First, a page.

MICHAEL Attwell, of Dunlop (CN, September 7), says he is sick of LGBTIQ people “crying discrimination” and complains that it is really motorsport fans being discriminated against. Evidently the ACT government hasn’t given them enough […]
IT’S a sad day for the Federal government when their best electoral asset is the Leader of the Opposition. Yet that’s where Malcolm Turnbull’s Coalition colleagues find themselves in the early months of 2017.
And no one knows it better than Turnbull himself.
At every opportunity he focuses his criticism on the former trade unionist and factional boss, Bill Shorten. The issue itself hardly matters, from the TPP where Turnbull labelled him “the greatest example of Labor gutlessness for generations” to the refugees on Manus and Nauru, where he’s allegedly “soft on border protection”. Invariably, the villain of the piece is that nondescript character in the fluro jacket with his Elmer Fudd forehead who can’t quite pronounce his “th’s” (“wiff” instead of “with”).
Truth is, Turnbull’s on a good thing (for a change). Labor has been consistently out-polling the Libs 54 to 46, yet the prospect of Shorten as PM changes the voter preference radically. People remember that it was Shorten who handed Julia Gillard the factional knife to take out Kevin Rudd. And when the political wind changed, it was that same numbers man who plunged the dagger into Australia’s first female prime minister, giving Kevin the chance to “save the furniture” for a Shorten takeover in the wake of the Abbott victory of 2013.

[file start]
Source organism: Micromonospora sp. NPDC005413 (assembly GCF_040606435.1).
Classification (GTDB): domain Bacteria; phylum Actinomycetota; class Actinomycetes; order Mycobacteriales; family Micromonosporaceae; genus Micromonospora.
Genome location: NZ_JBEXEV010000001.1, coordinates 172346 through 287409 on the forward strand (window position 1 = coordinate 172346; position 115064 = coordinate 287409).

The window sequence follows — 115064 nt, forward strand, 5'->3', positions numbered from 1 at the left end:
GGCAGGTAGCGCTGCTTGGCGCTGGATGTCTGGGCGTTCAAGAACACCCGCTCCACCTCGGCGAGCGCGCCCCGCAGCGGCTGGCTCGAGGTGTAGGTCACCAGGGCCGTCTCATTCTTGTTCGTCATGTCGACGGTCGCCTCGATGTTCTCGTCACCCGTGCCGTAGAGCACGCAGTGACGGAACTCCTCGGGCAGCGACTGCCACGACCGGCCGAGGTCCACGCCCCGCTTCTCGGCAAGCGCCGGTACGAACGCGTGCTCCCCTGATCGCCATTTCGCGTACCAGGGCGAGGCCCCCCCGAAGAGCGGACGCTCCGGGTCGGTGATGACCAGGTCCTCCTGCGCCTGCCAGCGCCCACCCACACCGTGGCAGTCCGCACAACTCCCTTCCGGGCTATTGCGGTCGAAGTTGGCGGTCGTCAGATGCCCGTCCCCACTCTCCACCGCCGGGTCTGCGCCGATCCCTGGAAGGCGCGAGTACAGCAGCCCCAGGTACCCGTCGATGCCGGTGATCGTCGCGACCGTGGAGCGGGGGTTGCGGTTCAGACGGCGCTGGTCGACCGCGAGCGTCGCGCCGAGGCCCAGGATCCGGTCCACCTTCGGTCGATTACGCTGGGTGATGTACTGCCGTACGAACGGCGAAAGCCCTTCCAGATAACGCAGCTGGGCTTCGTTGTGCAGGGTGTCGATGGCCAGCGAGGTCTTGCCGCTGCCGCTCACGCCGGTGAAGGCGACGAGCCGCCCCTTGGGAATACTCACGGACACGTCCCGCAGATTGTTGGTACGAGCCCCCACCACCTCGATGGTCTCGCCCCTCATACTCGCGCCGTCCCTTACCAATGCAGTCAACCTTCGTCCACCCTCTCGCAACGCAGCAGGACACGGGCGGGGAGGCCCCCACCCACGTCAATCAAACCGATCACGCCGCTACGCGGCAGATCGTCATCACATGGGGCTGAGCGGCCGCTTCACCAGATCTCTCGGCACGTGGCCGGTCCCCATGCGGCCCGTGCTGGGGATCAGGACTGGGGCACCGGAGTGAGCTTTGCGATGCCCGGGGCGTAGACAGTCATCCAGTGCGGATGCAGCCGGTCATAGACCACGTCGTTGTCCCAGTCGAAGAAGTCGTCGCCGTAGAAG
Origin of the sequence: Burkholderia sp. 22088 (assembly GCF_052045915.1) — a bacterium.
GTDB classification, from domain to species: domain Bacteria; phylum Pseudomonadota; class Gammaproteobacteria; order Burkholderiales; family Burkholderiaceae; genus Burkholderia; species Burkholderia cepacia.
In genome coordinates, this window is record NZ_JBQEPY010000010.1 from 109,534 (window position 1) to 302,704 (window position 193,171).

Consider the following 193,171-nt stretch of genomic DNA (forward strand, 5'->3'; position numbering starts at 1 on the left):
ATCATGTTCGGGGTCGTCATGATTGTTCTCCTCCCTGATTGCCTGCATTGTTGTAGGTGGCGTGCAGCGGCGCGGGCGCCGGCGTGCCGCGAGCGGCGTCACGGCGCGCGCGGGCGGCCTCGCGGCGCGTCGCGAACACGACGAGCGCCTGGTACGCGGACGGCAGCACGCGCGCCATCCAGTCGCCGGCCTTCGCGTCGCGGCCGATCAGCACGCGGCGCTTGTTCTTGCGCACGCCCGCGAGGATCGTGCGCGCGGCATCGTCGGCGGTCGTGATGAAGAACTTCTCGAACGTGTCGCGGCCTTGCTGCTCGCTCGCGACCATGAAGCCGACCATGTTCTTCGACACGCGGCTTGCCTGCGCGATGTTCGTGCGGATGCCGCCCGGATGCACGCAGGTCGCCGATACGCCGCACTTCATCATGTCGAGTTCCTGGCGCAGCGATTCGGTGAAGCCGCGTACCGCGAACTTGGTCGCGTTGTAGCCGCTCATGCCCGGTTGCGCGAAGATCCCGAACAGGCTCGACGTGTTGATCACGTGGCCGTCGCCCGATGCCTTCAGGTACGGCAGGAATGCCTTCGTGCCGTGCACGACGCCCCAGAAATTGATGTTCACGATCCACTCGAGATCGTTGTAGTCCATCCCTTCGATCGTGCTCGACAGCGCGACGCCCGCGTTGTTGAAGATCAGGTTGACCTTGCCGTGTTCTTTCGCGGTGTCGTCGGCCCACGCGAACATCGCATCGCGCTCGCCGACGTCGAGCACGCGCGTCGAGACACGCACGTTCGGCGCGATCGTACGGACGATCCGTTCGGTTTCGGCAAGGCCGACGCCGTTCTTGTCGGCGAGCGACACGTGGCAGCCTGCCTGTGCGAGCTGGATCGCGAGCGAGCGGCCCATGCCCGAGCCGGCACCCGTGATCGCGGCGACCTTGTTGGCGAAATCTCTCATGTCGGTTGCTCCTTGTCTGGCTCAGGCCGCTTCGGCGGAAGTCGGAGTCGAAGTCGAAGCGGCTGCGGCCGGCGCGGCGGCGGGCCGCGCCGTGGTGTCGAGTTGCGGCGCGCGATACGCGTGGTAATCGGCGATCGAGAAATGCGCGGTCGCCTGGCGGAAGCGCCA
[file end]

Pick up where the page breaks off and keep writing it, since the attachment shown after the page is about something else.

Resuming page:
They also remember that it was Anthony Albanese who won 60 per cent of the popular vote among Labor’s rank and file in the subsequent leadership contest, only to be trumped by Shorten’s factional mates in the Caucus.
Since then, Albanese has been a good soldier, only occasionally giving glimpses of his real ambition to take the top job. And Shorten has finessed the only other real contender, Tanya Plibersek, by persuading her to take the Shadow Education portfolio rather than Treasury where Chris Bowen is doing a serviceable but unspectacular job.
Tanya has been too mindful of Bowen’s feelings; if she took over the oleaginous Scott Morrison would be shown up as a witless and heartless Tory functionary, and she would have positioned herself nicely for the leadership when the Caucus realises that only Shorten is standing between themselves and all the perks of government.